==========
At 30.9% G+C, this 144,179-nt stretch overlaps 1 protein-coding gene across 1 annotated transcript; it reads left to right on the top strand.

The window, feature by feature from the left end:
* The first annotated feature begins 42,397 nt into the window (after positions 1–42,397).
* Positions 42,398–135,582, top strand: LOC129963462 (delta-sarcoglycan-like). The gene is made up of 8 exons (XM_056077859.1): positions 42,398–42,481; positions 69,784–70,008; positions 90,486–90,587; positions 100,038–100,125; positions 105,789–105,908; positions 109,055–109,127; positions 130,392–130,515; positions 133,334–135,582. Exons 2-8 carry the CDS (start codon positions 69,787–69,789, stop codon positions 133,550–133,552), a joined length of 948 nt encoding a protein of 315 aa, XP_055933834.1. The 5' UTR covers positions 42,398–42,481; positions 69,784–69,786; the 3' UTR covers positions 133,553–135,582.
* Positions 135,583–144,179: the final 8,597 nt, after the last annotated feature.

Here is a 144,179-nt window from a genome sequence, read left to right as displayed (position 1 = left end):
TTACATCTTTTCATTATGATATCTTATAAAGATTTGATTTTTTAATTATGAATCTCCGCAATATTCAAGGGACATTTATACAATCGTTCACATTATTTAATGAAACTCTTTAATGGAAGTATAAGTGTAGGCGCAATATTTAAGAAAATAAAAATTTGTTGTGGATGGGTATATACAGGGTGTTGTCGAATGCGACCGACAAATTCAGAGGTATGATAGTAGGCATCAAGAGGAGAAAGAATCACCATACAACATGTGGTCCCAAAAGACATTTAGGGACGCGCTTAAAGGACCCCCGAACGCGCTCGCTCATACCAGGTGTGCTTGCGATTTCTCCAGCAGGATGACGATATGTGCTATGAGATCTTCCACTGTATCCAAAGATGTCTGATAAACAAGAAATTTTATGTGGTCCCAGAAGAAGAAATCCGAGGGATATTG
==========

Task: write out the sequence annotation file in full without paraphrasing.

At 30.9% G+C, this 144,179-nt stretch overlaps 1 protein-coding gene across 1 annotated transcript; it reads left to right on the top strand.

The window, feature by feature from the left end:
* The first annotated feature begins 42,397 nt into the window (after positions 1–42,397).
* Positions 42,398–135,582, top strand: LOC129963462 (delta-sarcoglycan-like). The gene is made up of 8 exons (XM_056077859.1): positions 42,398–42,481; positions 69,784–70,008; positions 90,486–90,587; positions 100,038–100,125; positions 105,789–105,908; positions 109,055–109,127; positions 130,392–130,515; positions 133,334–135,582. Exons 2-8 carry the CDS (start codon positions 69,787–69,789, stop codon positions 133,550–133,552), a joined length of 948 nt encoding a protein of 315 aa, XP_055933834.1. The 5' UTR covers positions 42,398–42,481; positions 69,784–69,786; the 3' UTR covers positions 133,553–135,582.
* Positions 135,583–144,179: the final 8,597 nt, after the last annotated feature.

Here is a 144,179-nt window from a genome sequence, read left to right as displayed (position 1 = left end):
TTACATCTTTTCATTATGATATCTTATAAAGATTTGATTTTTTAATTATGAATCTCCGCAATATTCAAGGGACATTTATACAATCGTTCACATTATTTAATGAAACTCTTTAATGGAAGTATAAGTGTAGGCGCAATATTTAAGAAAATAAAAATTTGTTGTGGATGGGTATATACAGGGTGTTGTCGAATGCGACCGACAAATTCAGAGGTATGATAGTAGGCATCAAGAGGAGAAAGAATCACCATACAACATGTGGTCCCAAAAGACATTTAGGGACGCGCTTAAAGGACCCCCGAACGCGCTCGCTCATACCAGGTGTGCTTGCGATTTCTCCAGCAGGATGACGATATGTGCTATGAGATCTTCCACTGTATCCAAAGATGTCTGATAAACAAGAAATTTTATGTGGTCCCAGAAGAAGAAATCCGAGGGATATTG